Grind for October 10th, 2018
“Are right and wrong convertible terms, dependant upon popular opinion?” – William Lloyd Garrison
Scientists are increasingly concerned about synthetic smallpox
In July of last year, Canadian researchers published a report describing their success in bringing back “horsepox” – a previously eradicated virus related to smallpox.
As we learned in history class, smallpox was responsible for killing hundreds of millions of people before it was finally eradicated in 1980. Along with New World diseases like cholera, malaria, and tuberculosis, smallpox was responsible for killing off up to 90% of America’s native population.
The horsepox report fueled debate about the risks of synthetic biology, and what could happen if a virus like smallpox were to be utilized as a weapon.
Two journals refused to publish the report before it was accepted by PLOS One. Critics argue the report not only demonstrates the dangers of synthetic viruses, but provides detailed instructions on how to do it.
Scientists have been rather polite to each other during the debate, but the whole ordeal has made researchers painfully aware of the need to prepare for the possibility of a virus like smallpox being used as a weapon.
“DNA synthesis is becoming accessible to a wide variety of people, and the instructions for doing nasty things are freely available online,” says MIT biochemist Kevin Esvelt.
“In the horsepox study, for instance, the information hazard is partly in the paper and the methods they described. But it’s also in the media covering it and highlighting that something bad can be done. And this is worsened by the people who are alarmed, because we talk to journalists about the potential harm, and that just feeds into it.”
The Canadians responded by insisting that something like this was bound to happen anyway, so we might as well start preparing for it.
“Realistically all attempts to oppose technological advances have failed over centuries. We suggest that one should instead focus on regulating the products of these technologies while educating people of the need to plan mitigating strategies based upon a sound understanding of the risks that such work might pose. In these discussions, a long-term perspective is essential.”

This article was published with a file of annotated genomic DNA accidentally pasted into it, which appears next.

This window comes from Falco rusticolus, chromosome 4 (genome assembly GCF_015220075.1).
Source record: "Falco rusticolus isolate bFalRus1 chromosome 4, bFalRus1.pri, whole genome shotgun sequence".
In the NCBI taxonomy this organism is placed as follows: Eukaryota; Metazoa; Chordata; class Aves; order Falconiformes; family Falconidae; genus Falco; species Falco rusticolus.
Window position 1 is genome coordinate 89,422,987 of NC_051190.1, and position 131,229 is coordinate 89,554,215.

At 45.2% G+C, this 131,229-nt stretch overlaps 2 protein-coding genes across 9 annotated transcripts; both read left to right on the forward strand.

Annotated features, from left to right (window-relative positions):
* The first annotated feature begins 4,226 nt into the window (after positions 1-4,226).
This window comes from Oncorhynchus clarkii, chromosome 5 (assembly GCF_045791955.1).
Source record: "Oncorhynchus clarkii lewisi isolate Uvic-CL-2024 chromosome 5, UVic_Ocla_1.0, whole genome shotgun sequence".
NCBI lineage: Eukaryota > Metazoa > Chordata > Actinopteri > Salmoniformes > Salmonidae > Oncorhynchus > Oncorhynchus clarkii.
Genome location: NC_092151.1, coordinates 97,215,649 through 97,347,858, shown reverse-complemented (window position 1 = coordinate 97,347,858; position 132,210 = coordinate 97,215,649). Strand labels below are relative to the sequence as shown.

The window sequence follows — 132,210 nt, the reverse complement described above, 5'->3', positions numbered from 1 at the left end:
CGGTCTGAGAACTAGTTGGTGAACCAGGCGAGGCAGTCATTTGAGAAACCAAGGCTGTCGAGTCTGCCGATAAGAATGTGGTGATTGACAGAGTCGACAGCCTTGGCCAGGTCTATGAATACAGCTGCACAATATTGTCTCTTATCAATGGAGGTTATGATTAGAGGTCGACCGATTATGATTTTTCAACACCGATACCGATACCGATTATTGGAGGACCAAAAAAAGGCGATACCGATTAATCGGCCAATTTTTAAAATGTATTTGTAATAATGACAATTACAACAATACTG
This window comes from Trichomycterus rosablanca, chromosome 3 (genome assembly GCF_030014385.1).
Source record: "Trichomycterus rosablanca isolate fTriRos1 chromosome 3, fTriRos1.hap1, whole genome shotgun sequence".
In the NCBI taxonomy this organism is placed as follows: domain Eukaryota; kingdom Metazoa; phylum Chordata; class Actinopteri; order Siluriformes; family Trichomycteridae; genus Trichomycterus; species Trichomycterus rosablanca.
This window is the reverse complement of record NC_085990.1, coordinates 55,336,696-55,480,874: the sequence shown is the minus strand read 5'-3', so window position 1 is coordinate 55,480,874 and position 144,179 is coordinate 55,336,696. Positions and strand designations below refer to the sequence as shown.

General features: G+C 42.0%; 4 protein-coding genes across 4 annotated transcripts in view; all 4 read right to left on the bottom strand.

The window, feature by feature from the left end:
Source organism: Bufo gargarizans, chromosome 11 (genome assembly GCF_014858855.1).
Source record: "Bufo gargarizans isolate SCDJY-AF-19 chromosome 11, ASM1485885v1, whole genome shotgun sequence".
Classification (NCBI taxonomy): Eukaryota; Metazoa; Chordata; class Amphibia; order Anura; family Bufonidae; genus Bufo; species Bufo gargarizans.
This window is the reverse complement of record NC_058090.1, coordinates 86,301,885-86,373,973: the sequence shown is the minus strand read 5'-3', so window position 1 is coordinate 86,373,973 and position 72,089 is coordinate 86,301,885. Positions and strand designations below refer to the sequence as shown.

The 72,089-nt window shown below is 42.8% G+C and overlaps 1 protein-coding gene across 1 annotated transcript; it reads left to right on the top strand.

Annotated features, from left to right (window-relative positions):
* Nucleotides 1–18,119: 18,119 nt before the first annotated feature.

China used tiny chip to hack US tech companies
In what is likely one of the largest hacking attempts ever, China has been caught hiding microchips inside equipment used by top American tech companies.
According to a Bloomberg Businessweek report, the chips were discovered in equipment that was sent to 30 American companies, including Apple and Amazon.
The chips, which were “not much bigger than a grain of rice,” were found nested on servers’ motherboards.
“Amazon reported the discovery to US authorities, sending a shudder through the intelligence community,” writes Bloomberg. “During the ensuing top-secret probe, which remains open more than three years later, investigators determined that the chips allowed the attackers to create a stealth doorway into any network that included the altered machines.”
According to officials, the chips were inserted during the manufacturing process at factories run by subcontractors in China.
The attack has been confirmed by 17 people – all of which have been granted anonymity in the press due to the sensitive nature of the investigation.
Supermicro (the company suspected of shipping the hardware with the hidden chips) said it was unaware of the investigation. Apple and Amazon insist their systems were not compromised.
“Apple has never found malicious chips, ‘hardware manipulations,’ or vulnerabilities purposely planted in any server,” wrote Apple.
The Bloomberg report comes amid warnings from top US cybersecurity officials that China has increased its hacking activity in response to the Trump Administration’s tariffs on Beijing.
Last month, Trump accused China of trying to meddle in the upcoming midterm elections.
Meanwhile, officials estimate China’s “hacker army” to be at least 50,000 strong (possible 100,000). Last year, exiled Chinese billionaire Guo Wengui said there were at least 25,000 Chinese spies in the US, many of which are American recruits.
GOOD TO THE LAST DROP:
Did you know… According to studies, men change their minds two to three times more often than women.